REFERENSI PSIKIATRI

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REFERENSI PSIKIATRI

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SERTRALINE IS METABOLIZED BY MULTIPLE CYTOCHROME P450 ENZYMES, MONOAMINE OXIDASES, AND GLUCURONYL TRANSFERASES IN HUMAN: AN IN VITRO STUDY1. R. Scott Obach, 2. Loretta M. Cox and 3. Larry M. Tremaine + Author Affiliations 1. Pharmacokinetics, Pharmacodynamics, and Drug Metabolism, Pfizer, Inc., Groton, Connecticut 1. Address correspondence to: R. Scott Obach, MS 4088, Groton Laboratories, Pfizer, Inc., Groton, CT 06340. E-mail: obachrs@groton.pfizer.com

AbstractThe oxidative and conjugative metabolism of sertraline was examined in vitro to identify the enzymes involved in the generation of N-desmethyl, deaminated, and N-carbamoylglucuronidated metabolites in humans. In human liver microsomes, sertraline was Ndemethylated and deaminated by cytochrome P450 (P450) enzymes with overall Km values of 98 and 114 M, respectively, but the intrinsic clearance for N-demethylation was approximately 20fold greater than for deamination. Using P450 isoform-selective inhibitors and recombinant heterologously expressed enzymes, it was demonstrated that several P450 enzymes catalyzed sertraline N-demethylation, with CYP2B6 contributing the greatest extent, and lesser contributions from CYP2C19, CYP2C9, CYP3A4, and CYP2D6. For deamination, data supported a role for CYP3A4 and CYP2C19. Purified human monoamine oxidases A and B also catalyzed sertraline deamination with comparable Km values (230-270 M). Monoamine oxidase B catalyzed the reaction approximately 3-fold faster than did monoamine oxidase A. Sertraline N-carbamoyl glucuronidation was measured in human liver microsomes in bicarbonate buffer and under a CO2 atmosphere (Km = 50 M) and was catalyzed at the fastest rate by recombinant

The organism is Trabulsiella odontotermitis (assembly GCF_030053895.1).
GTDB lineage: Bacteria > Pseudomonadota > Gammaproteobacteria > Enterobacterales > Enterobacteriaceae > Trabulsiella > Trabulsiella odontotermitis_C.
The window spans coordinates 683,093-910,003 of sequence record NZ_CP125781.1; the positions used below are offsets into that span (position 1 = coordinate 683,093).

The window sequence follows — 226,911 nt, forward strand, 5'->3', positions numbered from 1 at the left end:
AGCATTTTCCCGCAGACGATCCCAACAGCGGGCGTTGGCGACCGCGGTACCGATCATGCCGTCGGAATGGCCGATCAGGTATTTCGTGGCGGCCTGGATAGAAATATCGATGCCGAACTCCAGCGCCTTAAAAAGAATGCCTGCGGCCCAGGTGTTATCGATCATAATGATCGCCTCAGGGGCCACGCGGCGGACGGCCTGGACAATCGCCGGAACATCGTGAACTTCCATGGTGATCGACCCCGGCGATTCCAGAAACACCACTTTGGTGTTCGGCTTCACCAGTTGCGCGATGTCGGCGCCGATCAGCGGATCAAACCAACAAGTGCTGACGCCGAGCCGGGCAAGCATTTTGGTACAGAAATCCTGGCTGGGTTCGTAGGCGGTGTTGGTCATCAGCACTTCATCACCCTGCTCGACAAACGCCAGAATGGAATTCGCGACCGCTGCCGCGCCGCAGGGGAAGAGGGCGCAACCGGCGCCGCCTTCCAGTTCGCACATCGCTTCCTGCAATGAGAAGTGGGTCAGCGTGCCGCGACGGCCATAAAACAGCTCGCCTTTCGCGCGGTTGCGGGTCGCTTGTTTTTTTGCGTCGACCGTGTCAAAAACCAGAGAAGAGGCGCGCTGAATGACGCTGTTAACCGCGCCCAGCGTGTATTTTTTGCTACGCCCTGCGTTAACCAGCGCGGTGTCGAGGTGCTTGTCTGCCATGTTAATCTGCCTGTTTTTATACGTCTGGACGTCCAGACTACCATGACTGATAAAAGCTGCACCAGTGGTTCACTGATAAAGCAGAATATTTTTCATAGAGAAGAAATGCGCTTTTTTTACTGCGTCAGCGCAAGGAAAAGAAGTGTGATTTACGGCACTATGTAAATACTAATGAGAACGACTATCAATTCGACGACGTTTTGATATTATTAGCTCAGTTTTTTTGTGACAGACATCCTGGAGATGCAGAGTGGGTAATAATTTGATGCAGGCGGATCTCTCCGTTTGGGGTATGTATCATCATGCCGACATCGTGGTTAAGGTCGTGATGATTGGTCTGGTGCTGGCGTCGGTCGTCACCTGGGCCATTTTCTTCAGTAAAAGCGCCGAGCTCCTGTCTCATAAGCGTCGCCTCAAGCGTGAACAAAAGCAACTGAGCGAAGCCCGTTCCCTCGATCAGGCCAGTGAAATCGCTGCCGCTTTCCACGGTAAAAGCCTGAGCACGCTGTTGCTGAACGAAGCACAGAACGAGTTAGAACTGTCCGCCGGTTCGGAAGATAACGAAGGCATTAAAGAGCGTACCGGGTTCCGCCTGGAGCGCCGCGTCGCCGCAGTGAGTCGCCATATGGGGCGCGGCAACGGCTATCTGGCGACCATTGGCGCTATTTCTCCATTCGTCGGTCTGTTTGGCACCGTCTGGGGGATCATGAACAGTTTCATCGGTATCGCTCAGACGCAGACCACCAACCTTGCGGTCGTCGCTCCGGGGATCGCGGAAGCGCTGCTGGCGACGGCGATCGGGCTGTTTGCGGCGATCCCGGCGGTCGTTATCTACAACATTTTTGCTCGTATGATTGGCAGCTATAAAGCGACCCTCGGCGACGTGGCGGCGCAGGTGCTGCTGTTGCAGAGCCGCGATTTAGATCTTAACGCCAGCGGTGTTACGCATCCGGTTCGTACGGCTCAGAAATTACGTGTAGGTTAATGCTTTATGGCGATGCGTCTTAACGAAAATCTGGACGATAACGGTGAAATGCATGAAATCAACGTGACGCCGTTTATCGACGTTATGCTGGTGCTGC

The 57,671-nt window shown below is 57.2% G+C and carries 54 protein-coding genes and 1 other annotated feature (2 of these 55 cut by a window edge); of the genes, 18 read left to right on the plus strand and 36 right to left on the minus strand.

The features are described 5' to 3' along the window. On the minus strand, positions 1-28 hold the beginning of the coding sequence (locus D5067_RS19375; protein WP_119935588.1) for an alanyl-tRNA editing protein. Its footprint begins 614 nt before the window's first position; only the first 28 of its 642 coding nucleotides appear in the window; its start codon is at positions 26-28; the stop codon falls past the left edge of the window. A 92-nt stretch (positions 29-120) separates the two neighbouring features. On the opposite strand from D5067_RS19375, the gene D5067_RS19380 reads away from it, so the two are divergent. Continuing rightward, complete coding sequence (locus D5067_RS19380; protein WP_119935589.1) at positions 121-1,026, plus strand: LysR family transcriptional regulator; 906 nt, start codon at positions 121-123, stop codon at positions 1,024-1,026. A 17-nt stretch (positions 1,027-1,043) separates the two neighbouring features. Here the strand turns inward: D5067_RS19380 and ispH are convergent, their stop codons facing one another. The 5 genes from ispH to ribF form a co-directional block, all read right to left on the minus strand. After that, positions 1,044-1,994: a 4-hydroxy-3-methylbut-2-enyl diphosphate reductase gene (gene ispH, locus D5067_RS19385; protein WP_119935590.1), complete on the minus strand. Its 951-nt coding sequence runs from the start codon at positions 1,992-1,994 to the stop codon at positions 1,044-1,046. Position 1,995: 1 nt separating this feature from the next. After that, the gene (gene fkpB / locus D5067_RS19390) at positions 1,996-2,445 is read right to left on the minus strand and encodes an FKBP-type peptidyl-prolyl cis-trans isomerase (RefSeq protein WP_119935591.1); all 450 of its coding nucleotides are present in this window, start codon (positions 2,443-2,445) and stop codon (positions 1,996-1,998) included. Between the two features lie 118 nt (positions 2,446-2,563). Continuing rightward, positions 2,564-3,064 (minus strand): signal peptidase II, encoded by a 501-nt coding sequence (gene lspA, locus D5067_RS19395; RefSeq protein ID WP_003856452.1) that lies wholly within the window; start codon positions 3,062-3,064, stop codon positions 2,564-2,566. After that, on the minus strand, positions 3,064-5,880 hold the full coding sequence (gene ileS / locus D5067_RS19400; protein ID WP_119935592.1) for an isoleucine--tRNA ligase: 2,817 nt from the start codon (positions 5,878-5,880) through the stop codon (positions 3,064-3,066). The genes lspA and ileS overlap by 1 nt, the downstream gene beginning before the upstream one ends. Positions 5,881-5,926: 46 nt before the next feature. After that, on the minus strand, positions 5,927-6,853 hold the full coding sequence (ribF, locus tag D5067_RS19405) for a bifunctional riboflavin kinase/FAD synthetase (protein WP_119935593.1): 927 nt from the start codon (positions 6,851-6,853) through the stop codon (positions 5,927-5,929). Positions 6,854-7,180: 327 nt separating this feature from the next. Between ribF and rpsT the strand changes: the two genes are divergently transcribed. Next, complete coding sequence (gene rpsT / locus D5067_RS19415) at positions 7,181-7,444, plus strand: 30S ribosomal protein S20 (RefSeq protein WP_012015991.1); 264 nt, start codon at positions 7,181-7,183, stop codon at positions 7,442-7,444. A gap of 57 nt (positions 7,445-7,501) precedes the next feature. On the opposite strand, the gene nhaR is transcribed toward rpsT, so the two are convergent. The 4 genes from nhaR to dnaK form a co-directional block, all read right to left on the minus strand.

human UGT2B7. The observation that multiple enzymes appear to be involved in sertraline metabolism suggests that there should be no single agent that could substantially alter the pharmacokinetics of sertraline, nor should there be any single drug-metabolizing enzyme genetic polymorphism (e.g., CYP2D6, CYP2C19, CYP2C9, UGT1A1) that could profoundly impact the pharmacokinetics of sertraline.

Footnotes

Article, publication date, and citation information can be found at http://dmd.aspetjournals.org. doi:10.1124/dmd.104.002428. ABBREVIATIONS: P450, cytochrome P450; MAO, monoamine oxidase; PPP, 2phenyl-2-(1-piperdinyl)propane; RAF, relative activity factor; UDPGA, uridine diphosphoglucuronic acid; UGT, uridine diphosphoglucuronic acid transferase; HPLC, high-performance liquid chromatography; rP450, recombinant cytochrome P450; HLM, human liver microsome(s); CP-105,162, 4-(4-chlorophenyl)-1,2,3,4-tetrahydro-1naphthalenamine. o o

Received September 20, 2004. Accepted November 12, 2004.

The American Society for Pharmacology and Experimental Therapeutics

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Top 25 Psychiatric Medication Prescriptions for 2011

By John M. Grohol, Psy.D.